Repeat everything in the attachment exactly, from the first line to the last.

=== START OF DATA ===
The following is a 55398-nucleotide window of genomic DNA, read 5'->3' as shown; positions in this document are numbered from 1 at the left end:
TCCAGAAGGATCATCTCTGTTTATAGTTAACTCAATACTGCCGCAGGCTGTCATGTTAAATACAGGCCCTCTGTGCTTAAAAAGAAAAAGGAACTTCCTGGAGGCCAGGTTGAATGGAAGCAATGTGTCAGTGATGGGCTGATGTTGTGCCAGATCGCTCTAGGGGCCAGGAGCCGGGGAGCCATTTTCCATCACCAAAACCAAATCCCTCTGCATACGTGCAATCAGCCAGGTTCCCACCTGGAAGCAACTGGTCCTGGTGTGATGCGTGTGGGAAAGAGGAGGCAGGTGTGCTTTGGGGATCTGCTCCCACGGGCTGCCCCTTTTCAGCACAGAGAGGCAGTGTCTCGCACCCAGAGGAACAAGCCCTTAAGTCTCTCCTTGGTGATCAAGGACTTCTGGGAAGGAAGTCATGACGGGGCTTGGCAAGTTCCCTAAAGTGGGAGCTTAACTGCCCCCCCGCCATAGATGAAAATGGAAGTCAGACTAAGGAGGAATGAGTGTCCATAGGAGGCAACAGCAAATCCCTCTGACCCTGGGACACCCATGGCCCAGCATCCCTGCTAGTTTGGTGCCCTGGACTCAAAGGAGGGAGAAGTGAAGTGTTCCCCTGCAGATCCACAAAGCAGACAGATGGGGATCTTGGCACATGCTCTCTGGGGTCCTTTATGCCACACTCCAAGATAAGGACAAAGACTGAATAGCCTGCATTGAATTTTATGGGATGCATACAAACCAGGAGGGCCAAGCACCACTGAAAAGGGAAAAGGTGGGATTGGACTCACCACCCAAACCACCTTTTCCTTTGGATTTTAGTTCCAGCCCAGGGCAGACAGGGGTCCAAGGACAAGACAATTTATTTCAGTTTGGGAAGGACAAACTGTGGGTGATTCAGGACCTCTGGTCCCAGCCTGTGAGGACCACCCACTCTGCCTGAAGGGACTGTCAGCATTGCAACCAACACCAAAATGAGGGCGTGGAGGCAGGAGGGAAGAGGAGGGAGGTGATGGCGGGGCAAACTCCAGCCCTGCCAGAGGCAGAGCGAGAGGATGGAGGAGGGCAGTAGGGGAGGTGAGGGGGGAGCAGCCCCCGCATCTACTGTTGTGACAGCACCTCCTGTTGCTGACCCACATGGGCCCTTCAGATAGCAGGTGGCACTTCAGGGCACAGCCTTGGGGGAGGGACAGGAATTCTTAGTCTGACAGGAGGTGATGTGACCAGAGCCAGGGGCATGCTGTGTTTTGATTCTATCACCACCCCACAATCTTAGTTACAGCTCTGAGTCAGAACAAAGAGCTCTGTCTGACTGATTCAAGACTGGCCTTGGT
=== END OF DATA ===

The following is a 55398-nucleotide window of genomic DNA, read 5'->3' as shown; positions in this document are numbered from 1 at the left end:
TCCAGAAGGATCATCTCTGTTTATAGTTAACTCAATACTGCCGCAGGCTGTCATGTTAAATACAGGCCCTCTGTGCTTAAAAAGAAAAAGGAACTTCCTGGAGGCCAGGTTGAATGGAAGCAATGTGTCAGTGATGGGCTGATGTTGTGCCAGATCGCTCTAGGGGCCAGGAGCCGGGGAGCCATTTTCCATCACCAAAACCAAATCCCTCTGCATACGTGCAATCAGCCAGGTTCCCACCTGGAAGCAACTGGTCCTGGTGTGATGCGTGTGGGAAAGAGGAGGCAGGTGTGCTTTGGGGATCTGCTCCCACGGGCTGCCCCTTTTCAGCACAGAGAGGCAGTGTCTCGCACCCAGAGGAACAAGCCCTTAAGTCTCTCCTTGGTGATCAAGGACTTCTGGGAAGGAAGTCATGACGGGGCTTGGCAAGTTCCCTAAAGTGGGAGCTTAACTGCCCCCCCGCCATAGATGAAAATGGAAGTCAGACTAAGGAGGAATGAGTGTCCATAGGAGGCAACAGCAAATCCCTCTGACCCTGGGACACCCATGGCCCAGCATCCCTGCTAGTTTGGTGCCCTGGACTCAAAGGAGGGAGAAGTGAAGTGTTCCCCTGCAGATCCACAAAGCAGACAGATGGGGATCTTGGCACATGCTCTCTGGGGTCCTTTATGCCACACTCCAAGATAAGGACAAAGACTGAATAGCCTGCATTGAATTTTATGGGATGCATACAAACCAGGAGGGCCAAGCACCACTGAAAAGGGAAAAGGTGGGATTGGACTCACCACCCAAACCACCTTTTCCTTTGGATTTTAGTTCCAGCCCAGGGCAGACAGGGGTCCAAGGACAAGACAATTTATTTCAGTTTGGGAAGGACAAACTGTGGGTGATTCAGGACCTCTGGTCCCAGCCTGTGAGGACCACCCACTCTGCCTGAAGGGACTGTCAGCATTGCAACCAACACCAAAATGAGGGCGTGGAGGCAGGAGGGAAGAGGAGGGAGGTGATGGCGGGGCAAACTCCAGCCCTGCCAGAGGCAGAGCGAGAGGATGGAGGAGGGCAGTAGGGGAGGTGAGGGGGGAGCAGCCCCCGCATCTACTGTTGTGACAGCACCTCCTGTTGCTGACCCACATGGGCCCTTCAGATAGCAGGTGGCACTTCAGGGCACAGCCTTGGGGGAGGGACAGGAATTCTTAGTCTGACAGGAGGTGATGTGACCAGAGCCAGGGGCATGCTGTGTTTTGATTCTATCACCACCCCACAATCTTAGTTACAGCTCTGAGTCAGAACAAAGAGCTCTGTCTGACTGATTCAAGACTGGCCTTGGT